Old “wiretapped” conversation between cabinet secretary and senator

It appears that the wiretapped audio recording revealed and described by Valeroso as a conversation between a lawmaker and a high-ranking government official is the same audio recording that already appeared on social media and YouTube a year ago. The one on YouTube was even published on April 12, 2015 and already has over 48,000 views. Senator Marcos already acknowledged that it was his voice on that recording last year and he made a more recent acknowledgement again after it resurfaced. Clearly, that recording shows that there is an attempt to mitigate the impact of the Mamasapano massacre on the passing of the BBL but it is old news. Apparently, there is just a fresh attempt to publicize it because it failed to create an impact the first time it was released.

Something new from AFP

If Enrile and Aquino’s detractors failed to show something new during the reopening of the Mamasapano probe, ironically, the AFP leadership was the one that had something new. It was something new to put all the blame to Napeñas even further, to the point of even accusing him of being detached from reality. The Philippine Military even managed to present a slightly blurry photo of Napeñas purportedly smiling and donning civilian clothes while supposedly on an official operation. Napeñas quickly denied that he was smiling on that photo and explained that he was in civilian clothes precisely because they were conducting a covert operation. He said that they used civilian vehicles and were supposedly carefully planning their actions to prevent the MILF, BIFF, and their relatives from learning about what they were doing. Besides, if it was reason enough for the AFP to say that Napeñas was detached from reality because he was allegedly smiling, the same can be said about Col. Feliciano Army’s 601 Brigade who appeared to have a grin on his face.

The AFP presented a video to try to show that they are faultless and to prevent the issue from hounding Aquino once more. On the video, the country’s military officials asserted that their forces were thinly dispersed during the massacre, the SAF deliberately withheld information about the operation and misled the AFP and local PNP forces, the radios used by the SAF and military were not interoperable, the maps used were different, there was no established tactical command post of the SAF, there was no coordination, the SAF was unaware of the AFP’s call for fire procedures and ceasefire protocols, and that there was no tactical plan presented to the AFP.

The bottom line is there was lack of communication and coordination, something that Napeñas already admitted because of the “time on target” nature of his operation. If Napeñas had to be indicted for undertaking that kind of plan, he said he is willing to face the charges but he is firm in his claim that the AFP really refused to help the SAF troopers even when they actually could have done so. It can also be inferred from the AFP’s actuations that they were more concerned about protocols than in saving lives. The reopening of the probe also revived SAF’s Napeñas’ and AFP’s General Pangilinan’s bickering. Senator Honasan chastised the two for exposing the weaknesses of the country’s internal security and defense systems but Enrile argued that he really intended to show how bad the state of the country’s military is, subtly also insinuating that it is so because the country has an incompetent commander-in-chief.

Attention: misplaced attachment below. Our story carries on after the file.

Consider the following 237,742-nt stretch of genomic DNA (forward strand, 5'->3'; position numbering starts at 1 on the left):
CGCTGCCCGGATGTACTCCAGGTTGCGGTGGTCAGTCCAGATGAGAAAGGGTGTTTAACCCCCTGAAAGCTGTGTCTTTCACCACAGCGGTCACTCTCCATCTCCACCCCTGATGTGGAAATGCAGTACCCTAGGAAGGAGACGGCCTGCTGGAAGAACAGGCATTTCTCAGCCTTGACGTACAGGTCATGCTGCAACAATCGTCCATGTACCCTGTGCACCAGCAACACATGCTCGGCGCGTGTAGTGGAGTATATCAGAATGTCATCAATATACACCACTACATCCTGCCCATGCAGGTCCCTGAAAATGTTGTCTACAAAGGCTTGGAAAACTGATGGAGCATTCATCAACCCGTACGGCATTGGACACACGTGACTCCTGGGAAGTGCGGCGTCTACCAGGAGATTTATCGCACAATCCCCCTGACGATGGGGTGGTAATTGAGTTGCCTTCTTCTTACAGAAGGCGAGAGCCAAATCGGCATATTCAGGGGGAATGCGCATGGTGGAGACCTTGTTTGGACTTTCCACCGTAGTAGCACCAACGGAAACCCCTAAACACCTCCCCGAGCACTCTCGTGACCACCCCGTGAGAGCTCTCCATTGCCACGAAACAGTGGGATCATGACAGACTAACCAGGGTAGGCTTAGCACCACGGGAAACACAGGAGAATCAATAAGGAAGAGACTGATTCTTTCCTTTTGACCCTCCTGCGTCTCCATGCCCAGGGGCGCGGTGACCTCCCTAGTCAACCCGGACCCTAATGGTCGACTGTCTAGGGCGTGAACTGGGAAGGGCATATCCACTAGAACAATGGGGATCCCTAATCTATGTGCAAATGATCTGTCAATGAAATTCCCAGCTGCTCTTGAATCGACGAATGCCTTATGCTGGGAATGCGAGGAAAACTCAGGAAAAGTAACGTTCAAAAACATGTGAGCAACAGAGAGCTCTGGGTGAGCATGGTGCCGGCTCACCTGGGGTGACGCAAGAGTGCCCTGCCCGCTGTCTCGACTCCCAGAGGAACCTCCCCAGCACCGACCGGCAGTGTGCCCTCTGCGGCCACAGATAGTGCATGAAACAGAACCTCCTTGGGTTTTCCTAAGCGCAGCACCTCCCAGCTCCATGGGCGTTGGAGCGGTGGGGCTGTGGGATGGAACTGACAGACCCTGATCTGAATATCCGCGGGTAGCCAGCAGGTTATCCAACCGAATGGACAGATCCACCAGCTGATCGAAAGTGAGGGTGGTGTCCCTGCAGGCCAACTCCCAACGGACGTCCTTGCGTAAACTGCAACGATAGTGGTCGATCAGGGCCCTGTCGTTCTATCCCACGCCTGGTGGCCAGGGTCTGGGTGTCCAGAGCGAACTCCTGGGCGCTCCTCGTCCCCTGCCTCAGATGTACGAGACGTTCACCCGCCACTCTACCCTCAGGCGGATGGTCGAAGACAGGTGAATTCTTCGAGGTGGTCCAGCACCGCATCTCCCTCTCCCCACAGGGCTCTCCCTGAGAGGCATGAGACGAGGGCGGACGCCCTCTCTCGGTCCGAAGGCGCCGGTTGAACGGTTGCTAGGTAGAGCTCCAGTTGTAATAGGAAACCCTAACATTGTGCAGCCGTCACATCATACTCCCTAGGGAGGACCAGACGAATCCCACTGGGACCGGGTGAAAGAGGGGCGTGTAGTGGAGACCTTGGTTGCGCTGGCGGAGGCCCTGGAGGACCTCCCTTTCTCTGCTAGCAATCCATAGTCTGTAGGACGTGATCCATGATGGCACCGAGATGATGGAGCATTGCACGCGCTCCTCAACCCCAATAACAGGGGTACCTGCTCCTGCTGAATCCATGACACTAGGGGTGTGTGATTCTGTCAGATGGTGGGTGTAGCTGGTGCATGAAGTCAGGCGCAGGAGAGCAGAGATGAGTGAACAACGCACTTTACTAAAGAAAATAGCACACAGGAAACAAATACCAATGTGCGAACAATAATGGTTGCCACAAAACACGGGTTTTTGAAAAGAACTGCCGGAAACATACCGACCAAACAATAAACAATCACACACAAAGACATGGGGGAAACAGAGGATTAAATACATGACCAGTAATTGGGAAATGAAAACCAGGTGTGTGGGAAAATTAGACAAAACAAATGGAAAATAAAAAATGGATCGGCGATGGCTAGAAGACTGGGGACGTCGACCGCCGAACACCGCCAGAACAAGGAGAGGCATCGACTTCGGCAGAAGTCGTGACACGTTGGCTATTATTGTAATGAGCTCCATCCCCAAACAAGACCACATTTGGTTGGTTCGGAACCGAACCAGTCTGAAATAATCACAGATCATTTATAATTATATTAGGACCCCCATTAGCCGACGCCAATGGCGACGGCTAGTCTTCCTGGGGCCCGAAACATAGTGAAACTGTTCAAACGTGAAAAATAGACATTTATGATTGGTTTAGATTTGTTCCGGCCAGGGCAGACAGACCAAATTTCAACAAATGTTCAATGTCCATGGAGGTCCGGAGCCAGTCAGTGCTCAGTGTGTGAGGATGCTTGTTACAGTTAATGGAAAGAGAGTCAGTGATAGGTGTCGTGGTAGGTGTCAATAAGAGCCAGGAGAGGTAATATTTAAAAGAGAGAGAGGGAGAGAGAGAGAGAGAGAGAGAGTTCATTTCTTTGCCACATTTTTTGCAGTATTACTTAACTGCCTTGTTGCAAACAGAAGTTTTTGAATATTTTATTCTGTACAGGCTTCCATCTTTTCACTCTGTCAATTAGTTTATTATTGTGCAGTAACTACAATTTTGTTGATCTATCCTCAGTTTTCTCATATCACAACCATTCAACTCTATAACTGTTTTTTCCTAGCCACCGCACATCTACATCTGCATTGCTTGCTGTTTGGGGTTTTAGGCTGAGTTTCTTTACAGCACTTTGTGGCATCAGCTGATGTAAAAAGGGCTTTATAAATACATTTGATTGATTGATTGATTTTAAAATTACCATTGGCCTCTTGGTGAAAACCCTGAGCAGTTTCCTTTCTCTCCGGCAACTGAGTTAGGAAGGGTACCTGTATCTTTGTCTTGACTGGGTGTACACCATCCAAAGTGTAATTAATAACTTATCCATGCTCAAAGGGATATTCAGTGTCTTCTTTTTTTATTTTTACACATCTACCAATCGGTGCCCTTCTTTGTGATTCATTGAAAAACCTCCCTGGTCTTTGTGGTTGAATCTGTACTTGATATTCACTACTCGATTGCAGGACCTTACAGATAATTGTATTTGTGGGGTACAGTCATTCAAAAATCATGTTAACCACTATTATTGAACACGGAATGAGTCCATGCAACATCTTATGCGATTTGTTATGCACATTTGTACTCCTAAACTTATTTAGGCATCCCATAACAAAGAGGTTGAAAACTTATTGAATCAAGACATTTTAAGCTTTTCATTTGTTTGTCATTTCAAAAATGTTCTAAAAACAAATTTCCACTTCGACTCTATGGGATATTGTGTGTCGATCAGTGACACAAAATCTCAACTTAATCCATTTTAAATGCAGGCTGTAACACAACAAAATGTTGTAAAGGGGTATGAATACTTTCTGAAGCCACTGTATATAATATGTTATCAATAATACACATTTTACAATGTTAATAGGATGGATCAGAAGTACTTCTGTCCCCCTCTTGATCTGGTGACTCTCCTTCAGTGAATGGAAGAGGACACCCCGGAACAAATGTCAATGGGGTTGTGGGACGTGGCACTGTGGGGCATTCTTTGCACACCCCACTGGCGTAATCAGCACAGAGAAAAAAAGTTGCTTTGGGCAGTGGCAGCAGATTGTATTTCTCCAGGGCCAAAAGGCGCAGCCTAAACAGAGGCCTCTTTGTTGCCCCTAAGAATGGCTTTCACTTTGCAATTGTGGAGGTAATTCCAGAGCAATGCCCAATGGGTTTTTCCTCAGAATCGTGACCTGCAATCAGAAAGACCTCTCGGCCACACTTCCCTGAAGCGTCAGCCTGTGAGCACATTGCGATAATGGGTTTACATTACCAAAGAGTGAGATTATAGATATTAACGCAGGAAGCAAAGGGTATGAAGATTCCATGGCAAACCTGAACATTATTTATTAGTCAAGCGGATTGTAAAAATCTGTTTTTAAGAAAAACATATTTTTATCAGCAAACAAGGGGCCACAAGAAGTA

Napeñas still the scapegoat but is now fighting back

Compared to his demeanor in the Mamasapano hearings last year, Napeñas came back in fighting form. During the hearing and in his media interviews before and after, he showed he stands by his “time on target” plan that is perpetually being assailed by the AFP. He asserted that his plan was the only successful plan that finally caught Marwan. He showed that he is the only one who has nothing to hide by being the only one to quickly submit his mobile phone for forensic investigation. He also noted the holes in the AFP’s reason for not firing their artillery earlier, saying that the SAF troopers could have acted as the FO or forward observer and that his coordinates were correct and the map the SAF used was even more detailed than what the military uses.

Moreover, he pointed out that it’s impossible for the military to be unable to accurately pinpoint the right locations considering that they were with US military people who had drones deployed in the area and able to obtain real-time information on the ground. Of note, General Pangilinan has not belied what the Senate committee report on the Mamasapano probe mentioned about him saying, “Do not dictate to me what to do…I am the commander here!” when an American military officer told him to fire the artillery.

Napeñas also said something new about the AFP being compromised. According to him, the US has a drone video showing how the military acted during one operation they had. This is in addition to the list of reasons Napeñas cited before. Also, the fact that President Aquino gave the task of catching Marwan to the SAF instead of the AFP says a lot. He could have given the job to the military and sought the MILF’s cooperation since Marwan was pinpointed to be staying in an MILF-controlled area and Aquino really trusts the MILF as evidenced by the kind of people he appointed at the OPAPP. Why is he even trying to pursue the BBL when he does not even trust the MILF to provide proper cooperation in apprehending a well-known terrorist?

Aquino still guilty in the eyes of discerning citizens